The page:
Here's How Your Brain Justifies Big Purchases

Maybe cartoonist Sarah Andersen speaks for you in her popular comic "How I Spend Money." Her protagonist sensibly mediates her spending on groceries, clothes, and household items, but at the bookstore, she makes it rain. Researchers have pinpointed the part of your brain that can scrimp on little things but splurge on big purchases, and it turns out that primates like us are kind of bad at scale.

Neuroscientists at Washington University in St. Louis set up an experiment by tempting monkeys with their favorite kinds of juice. While hooked up to monitoring equipment, the monkeys had to choose between different combinations of juice — grape versus apple, for example, or three grape juices versus one apple juice. Two sets of neurons in the area just above the eyes fire off during the decision-making process, each one relaying how great the monkey's interest in each option is.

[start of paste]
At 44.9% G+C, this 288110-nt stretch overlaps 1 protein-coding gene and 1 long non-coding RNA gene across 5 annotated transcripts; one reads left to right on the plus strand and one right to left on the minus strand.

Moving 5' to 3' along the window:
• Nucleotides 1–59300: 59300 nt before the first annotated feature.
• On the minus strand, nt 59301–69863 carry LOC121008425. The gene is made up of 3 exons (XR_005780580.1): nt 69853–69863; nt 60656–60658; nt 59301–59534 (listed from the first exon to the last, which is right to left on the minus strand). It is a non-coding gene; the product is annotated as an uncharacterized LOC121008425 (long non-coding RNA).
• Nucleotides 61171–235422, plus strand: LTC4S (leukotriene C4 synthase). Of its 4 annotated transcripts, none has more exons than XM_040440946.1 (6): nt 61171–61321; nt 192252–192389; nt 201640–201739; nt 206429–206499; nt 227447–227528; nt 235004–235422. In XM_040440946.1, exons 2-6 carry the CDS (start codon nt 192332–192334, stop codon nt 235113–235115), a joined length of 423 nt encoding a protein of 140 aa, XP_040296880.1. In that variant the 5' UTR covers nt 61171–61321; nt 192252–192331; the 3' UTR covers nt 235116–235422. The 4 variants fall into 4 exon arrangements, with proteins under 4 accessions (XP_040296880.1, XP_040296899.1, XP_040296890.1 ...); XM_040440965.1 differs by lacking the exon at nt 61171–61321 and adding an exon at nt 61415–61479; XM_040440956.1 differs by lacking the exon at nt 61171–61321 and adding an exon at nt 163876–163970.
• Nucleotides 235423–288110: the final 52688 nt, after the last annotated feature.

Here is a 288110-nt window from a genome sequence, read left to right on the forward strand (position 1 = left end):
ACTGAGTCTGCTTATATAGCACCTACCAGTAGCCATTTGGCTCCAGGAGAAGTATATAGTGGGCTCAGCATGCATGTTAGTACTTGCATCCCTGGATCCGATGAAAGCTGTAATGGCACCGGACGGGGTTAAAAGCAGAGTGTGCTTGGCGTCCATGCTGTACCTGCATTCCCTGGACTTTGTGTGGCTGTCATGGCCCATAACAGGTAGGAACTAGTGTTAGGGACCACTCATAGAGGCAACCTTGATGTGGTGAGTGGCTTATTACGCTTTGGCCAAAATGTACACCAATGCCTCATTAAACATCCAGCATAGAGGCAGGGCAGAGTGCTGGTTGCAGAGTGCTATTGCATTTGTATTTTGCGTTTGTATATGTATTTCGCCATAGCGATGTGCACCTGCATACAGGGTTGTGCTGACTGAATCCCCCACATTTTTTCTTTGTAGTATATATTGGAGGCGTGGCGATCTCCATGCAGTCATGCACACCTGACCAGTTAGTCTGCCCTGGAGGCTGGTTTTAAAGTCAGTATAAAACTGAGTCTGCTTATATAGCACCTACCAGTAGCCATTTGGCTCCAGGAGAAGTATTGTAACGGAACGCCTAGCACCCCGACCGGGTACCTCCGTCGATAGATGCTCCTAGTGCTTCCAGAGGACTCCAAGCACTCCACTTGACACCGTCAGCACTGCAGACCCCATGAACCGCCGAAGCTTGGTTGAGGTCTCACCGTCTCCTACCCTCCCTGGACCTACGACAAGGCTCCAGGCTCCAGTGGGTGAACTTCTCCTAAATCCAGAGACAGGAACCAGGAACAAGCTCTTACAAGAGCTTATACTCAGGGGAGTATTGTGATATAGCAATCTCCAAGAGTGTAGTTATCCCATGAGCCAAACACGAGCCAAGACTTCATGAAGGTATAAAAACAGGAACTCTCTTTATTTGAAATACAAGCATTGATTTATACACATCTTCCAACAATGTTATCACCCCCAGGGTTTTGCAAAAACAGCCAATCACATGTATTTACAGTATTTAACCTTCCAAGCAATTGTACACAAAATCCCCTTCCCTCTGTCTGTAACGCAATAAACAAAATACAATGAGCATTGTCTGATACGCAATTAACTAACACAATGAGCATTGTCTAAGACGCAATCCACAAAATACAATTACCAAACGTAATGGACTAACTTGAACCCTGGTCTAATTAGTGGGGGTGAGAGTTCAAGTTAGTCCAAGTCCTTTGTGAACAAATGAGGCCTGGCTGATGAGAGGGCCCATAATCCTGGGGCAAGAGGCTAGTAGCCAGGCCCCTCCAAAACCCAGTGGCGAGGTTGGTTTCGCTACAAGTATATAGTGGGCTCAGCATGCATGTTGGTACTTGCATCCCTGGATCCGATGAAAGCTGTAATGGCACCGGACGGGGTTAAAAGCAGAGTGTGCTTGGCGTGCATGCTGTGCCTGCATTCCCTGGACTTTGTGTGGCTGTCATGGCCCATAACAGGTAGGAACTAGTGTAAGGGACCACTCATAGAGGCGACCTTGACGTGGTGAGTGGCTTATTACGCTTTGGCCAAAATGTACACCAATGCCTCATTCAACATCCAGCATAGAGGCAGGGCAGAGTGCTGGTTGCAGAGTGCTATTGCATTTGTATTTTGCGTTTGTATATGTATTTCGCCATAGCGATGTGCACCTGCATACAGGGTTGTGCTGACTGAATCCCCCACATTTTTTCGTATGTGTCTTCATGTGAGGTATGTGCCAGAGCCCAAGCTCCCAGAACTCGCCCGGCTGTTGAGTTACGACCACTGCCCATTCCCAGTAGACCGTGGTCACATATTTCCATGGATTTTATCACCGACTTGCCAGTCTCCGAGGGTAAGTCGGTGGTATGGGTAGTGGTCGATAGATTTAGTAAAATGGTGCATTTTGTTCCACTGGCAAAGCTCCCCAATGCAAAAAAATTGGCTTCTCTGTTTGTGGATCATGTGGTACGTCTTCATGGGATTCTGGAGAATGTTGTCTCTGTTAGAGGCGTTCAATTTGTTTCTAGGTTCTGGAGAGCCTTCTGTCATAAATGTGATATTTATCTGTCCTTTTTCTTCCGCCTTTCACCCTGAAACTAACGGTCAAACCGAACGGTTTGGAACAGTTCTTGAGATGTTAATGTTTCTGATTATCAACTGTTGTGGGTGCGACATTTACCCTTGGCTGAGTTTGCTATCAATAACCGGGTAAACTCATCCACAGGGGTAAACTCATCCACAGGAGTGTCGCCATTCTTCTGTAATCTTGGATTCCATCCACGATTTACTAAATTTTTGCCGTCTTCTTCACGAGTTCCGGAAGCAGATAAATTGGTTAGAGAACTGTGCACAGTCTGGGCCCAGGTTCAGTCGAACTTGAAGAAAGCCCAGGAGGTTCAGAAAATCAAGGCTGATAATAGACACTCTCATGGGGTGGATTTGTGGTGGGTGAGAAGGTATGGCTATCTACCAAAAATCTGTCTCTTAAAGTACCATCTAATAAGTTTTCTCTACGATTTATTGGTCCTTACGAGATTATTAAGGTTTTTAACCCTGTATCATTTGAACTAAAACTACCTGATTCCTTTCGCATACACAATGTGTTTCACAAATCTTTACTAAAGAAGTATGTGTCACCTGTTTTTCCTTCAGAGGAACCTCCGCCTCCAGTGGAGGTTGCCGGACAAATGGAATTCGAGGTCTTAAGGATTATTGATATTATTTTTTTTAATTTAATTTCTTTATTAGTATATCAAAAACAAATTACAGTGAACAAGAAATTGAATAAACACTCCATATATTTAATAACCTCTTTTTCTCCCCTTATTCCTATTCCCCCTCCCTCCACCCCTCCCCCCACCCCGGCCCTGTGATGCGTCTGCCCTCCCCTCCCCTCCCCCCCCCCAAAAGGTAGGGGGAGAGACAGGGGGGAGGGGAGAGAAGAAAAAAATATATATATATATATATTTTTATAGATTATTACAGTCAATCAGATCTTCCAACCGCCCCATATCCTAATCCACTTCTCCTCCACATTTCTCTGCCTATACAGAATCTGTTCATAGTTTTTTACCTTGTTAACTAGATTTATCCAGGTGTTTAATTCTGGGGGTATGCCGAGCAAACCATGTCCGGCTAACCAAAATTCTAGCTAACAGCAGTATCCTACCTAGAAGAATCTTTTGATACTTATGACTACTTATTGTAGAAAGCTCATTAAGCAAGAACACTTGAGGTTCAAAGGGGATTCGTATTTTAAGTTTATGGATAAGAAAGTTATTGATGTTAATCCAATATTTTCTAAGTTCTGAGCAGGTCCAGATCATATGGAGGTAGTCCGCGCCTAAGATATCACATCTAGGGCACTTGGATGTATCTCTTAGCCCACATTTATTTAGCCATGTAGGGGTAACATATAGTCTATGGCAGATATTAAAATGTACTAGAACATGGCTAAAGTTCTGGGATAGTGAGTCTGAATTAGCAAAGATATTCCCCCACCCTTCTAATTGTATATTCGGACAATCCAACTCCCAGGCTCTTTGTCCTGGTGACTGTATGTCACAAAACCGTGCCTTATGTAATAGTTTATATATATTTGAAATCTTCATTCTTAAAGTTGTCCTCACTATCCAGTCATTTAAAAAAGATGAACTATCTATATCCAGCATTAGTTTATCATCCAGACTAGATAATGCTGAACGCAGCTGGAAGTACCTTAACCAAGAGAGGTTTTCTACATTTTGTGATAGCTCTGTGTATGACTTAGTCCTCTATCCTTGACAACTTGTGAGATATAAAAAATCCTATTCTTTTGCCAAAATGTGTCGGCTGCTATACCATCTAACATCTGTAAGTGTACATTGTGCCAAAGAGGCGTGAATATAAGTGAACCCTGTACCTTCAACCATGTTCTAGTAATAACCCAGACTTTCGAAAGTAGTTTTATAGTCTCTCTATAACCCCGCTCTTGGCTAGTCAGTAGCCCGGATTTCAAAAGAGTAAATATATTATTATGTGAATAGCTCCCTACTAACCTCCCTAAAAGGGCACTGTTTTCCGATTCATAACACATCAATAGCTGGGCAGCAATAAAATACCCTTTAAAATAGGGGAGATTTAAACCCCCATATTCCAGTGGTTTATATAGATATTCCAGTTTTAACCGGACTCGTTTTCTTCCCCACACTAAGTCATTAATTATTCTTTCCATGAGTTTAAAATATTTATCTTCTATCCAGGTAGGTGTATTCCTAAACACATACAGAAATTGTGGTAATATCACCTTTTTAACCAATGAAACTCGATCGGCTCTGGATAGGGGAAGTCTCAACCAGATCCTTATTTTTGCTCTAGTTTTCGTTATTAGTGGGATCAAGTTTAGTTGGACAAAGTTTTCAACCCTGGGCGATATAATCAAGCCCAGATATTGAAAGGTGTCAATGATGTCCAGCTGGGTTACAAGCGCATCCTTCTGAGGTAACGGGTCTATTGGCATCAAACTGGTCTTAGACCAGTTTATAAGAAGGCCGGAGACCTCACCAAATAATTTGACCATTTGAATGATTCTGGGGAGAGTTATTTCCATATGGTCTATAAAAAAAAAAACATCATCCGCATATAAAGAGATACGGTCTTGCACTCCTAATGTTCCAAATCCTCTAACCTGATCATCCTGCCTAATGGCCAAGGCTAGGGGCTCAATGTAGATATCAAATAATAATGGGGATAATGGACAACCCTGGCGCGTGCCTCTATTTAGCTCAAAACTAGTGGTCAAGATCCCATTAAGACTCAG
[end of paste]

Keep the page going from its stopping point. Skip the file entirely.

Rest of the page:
It turns out that your neurons fire faster when you value something more highly. This can increase when you consider something more valuable — say, a new pair of designer shoes versus different types of bubble gum — but only up to a certain point. There's a speed barrier our neurons can't break, which means we may cheerfully make decisions about add-on features in a new car as we do when buying a new computer. If we're already spending a lot of money, larger additions don't seem that concerning, even if we wouldn't consider those purchases separately.

All that means is that if you are planning a big purchase, plan ahead and budget as much as you need to. Even for in-the-moment splurges, take a step back and remember that money doesn't stop being real after a certain threshold. Your brain may skip over the distinction between $1,000 and $1,300, but your bank account certainly won't.